As of March 2015, when the FDA approved the first biosimilar drug in the United States, biosimilars started to make a much-anticipated impact in the U.S. pharmaceutical market. Biosimilars are expected to offer cost savings, with efficacy and safety that are comparable to innovator products. Yet the overall value of a biosimilar is determined by more than pricing. As with all therapeutics, optimizing economic efficiency is part of the health care decision-making process. Based on the European experience with biosimilars, significant impact of this new class of drugs in the U.S. market will require buy-in from specialists, physicians, payers, and patients. What type of decision-analytic models are needed for formulary/reimbursement, clinical use, and prescribing decisions? This session will review issues related to biosimilar uptake by major U.S. stakeholders, including cost-effectiveness models and other analyses such as opportunity cost and cost-minimization. Representative payer and provider decision makers will discuss what each would require to establish a value proposition for biosimilars and to actualize their market penetration and appropriate use. Lessons learned from European biosimilar models will be discussed. Cost-effectiveness and budget-impact analyses for both long- and short-term decision making will be presented, with an emphasis on building and interpreting these models for biosimilars in the U.S..Through a moderated-panel format, this symposium will offer insights into the methodologies that can provide needed information to key stakeholders as biosimilars make their debut in the United States, and to reaffirm cost-effectiveness throughout their life cycle.
This symposium will discuss the relative affordability of new therapies for advanced cancers, current pricing models and their drawbacks, methods for innovation in pricing from new medicines in advanced cancers, and practical application of innovative pricing models.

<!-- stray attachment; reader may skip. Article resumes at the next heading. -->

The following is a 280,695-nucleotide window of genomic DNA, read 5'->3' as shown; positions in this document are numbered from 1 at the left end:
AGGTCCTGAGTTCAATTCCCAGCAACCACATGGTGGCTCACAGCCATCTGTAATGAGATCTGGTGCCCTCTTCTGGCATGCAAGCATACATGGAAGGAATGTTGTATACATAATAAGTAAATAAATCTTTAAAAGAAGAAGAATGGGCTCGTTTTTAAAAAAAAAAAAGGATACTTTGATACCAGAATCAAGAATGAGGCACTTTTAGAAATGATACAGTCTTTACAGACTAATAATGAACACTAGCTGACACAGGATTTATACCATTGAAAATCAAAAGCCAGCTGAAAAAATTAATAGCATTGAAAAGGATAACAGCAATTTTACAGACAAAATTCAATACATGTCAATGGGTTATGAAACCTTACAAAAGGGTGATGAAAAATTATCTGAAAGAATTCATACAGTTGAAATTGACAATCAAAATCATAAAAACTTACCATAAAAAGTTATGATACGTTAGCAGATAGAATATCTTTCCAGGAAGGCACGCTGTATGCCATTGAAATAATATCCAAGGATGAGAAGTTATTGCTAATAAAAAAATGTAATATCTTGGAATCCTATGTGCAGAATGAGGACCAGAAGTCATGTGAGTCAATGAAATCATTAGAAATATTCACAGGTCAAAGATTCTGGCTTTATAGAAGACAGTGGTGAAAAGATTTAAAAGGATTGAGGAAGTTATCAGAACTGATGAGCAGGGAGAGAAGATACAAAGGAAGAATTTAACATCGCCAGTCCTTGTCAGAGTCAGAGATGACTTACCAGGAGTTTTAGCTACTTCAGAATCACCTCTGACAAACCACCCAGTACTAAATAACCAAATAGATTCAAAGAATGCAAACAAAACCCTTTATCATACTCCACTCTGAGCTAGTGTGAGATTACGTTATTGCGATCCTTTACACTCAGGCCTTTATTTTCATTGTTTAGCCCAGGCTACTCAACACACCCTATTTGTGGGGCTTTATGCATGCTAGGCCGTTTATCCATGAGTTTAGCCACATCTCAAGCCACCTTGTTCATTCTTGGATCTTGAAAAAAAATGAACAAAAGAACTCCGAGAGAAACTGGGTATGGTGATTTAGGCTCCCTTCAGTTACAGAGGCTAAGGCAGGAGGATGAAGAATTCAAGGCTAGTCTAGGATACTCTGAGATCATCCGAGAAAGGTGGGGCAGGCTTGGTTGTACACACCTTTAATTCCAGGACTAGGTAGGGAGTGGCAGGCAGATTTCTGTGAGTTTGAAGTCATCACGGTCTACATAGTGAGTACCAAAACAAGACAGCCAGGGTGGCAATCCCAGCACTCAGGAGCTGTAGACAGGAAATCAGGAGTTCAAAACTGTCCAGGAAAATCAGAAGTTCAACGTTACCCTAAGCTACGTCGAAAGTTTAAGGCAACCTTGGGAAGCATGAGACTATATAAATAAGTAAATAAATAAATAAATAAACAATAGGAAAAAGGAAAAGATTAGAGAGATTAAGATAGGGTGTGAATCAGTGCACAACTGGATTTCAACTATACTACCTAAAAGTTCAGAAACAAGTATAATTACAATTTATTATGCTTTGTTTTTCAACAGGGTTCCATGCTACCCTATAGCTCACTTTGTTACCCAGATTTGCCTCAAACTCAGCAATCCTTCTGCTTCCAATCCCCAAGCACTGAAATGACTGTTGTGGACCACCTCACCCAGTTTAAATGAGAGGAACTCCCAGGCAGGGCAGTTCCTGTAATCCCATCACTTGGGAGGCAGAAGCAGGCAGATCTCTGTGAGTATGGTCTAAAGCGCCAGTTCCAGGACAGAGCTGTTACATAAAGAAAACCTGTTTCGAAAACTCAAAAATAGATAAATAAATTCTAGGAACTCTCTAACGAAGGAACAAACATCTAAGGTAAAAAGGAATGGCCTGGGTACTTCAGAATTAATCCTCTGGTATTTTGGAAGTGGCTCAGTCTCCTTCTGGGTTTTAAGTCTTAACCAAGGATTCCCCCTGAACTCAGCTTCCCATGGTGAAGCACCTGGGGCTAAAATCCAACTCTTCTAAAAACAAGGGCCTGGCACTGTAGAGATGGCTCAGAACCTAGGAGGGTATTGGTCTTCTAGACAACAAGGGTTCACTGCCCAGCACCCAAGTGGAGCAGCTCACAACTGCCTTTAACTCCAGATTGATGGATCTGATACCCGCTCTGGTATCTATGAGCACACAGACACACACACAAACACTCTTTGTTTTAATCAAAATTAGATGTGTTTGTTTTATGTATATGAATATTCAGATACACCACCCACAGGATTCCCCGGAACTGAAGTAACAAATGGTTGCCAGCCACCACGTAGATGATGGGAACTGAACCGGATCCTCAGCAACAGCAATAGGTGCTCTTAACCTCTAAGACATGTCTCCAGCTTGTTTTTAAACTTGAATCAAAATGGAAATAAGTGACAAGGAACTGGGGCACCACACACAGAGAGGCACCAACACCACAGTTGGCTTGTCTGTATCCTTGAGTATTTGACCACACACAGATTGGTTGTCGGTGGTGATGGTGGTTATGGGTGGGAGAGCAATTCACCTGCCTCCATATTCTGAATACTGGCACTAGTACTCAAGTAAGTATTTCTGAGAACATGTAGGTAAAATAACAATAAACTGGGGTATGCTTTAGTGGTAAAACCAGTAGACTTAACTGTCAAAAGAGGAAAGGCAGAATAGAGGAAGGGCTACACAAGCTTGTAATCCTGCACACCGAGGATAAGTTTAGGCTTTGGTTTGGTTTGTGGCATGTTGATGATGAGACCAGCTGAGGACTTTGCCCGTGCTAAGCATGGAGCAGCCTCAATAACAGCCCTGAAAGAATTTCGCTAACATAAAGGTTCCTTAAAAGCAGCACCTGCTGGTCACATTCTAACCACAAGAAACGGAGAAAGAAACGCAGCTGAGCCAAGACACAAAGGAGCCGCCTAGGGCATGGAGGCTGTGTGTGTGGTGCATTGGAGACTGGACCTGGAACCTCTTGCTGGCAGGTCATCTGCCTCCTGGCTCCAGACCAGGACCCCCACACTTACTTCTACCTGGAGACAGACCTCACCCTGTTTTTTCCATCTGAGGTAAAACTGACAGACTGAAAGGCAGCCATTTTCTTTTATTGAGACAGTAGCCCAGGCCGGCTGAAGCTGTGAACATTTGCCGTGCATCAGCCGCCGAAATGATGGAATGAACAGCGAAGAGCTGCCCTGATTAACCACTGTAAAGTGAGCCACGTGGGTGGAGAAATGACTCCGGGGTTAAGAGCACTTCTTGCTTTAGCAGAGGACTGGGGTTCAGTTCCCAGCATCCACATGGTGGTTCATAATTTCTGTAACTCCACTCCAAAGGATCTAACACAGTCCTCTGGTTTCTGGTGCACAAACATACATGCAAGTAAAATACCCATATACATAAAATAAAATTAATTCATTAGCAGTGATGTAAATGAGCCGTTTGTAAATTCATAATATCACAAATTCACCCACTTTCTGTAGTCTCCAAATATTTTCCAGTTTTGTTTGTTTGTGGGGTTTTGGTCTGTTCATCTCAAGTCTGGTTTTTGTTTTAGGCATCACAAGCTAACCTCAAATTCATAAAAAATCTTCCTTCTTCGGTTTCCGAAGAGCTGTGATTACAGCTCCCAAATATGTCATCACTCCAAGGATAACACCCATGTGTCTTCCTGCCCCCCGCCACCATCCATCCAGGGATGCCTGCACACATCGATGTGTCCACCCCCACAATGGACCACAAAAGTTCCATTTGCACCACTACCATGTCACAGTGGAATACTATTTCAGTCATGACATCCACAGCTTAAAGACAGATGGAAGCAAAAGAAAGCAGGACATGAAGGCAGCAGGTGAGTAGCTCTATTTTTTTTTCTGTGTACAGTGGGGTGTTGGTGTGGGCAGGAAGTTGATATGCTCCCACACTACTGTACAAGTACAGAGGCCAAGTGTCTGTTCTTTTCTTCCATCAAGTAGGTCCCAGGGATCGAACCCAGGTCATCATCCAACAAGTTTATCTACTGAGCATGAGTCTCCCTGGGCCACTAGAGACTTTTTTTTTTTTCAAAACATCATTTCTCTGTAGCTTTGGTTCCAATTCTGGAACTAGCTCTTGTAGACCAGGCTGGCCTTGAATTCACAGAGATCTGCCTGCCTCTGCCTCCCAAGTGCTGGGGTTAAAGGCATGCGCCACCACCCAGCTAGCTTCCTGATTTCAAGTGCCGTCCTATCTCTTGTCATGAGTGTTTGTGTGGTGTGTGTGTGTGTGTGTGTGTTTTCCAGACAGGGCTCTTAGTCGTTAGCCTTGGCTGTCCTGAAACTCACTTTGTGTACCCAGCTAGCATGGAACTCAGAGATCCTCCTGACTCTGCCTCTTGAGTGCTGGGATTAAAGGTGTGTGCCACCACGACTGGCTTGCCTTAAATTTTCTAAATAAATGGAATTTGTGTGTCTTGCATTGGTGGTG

1. A review of current approaches to pricing for innovative medicines for advanced cancers, including risk sharing, and the uncertainties generated from these approaches
2. Building a more sustainable model in pricing of new medicines for advanced cancers
3. Practical application of new pricing methods in different health care systems
Real world evidence, such as large scale patient registries, have often been proposed as potential sources of clinical, economic, patient reported, and safety outcomes evidence that can aid decision making in health care. The impact on payer reimbursement decisions will be discussed.
Trends in sharing health economic information under Section 114 will be discussed. Perspectives of how pharmaceutical companies are handling the dissemination of health economic information as well as receipt of information by managed care will be shared and discussed in detail.
Real-world evidence (RWE) has deep roots in outcomes research, pharmaco-epidemiology, and phase IV studies. In fact, there are thousands of experts sitting in pharma companies every day producing thousands of RWE studies with the intention of informing payer decisions. They are leveraging new electronic data sources, interrogation technology, novel analytic methodologies, and deeper understanding of health care issues and tradeoffs. But whereas regulators are already seeing the benefits from improved safety and drug utilization studies, payers have not adopted RWE as widely. And where they do use it, they widely restrict the input coming from pharma companies. Why? We wanted to know, too.
This symposium is the result of several steps in exploration of this situation. The exploration included leveraging direct experience supporting pharma as well as engaged payers and Integrated Delivery Networks (IDN) directly on this topic. Research on 100+ known cases of RWE use in payer decisions was conducted. A joint symposium with the Johns Hopkins Center for Drug Safety and Effectiveness (including pharma, academic, and payer participants) was held, and RWE-specific research in a survey with 70 US payers was conducted. This symposium will discuss how RWE has informed payer and IDN decisions to date and other findings from the research and case studies. Tangible opportunities for life sciences to accelerate engagement and impact of RWE and its generation will also be explored. Faculty will include representatives of payers, IDNs, academics, and senior experts from IMS Health.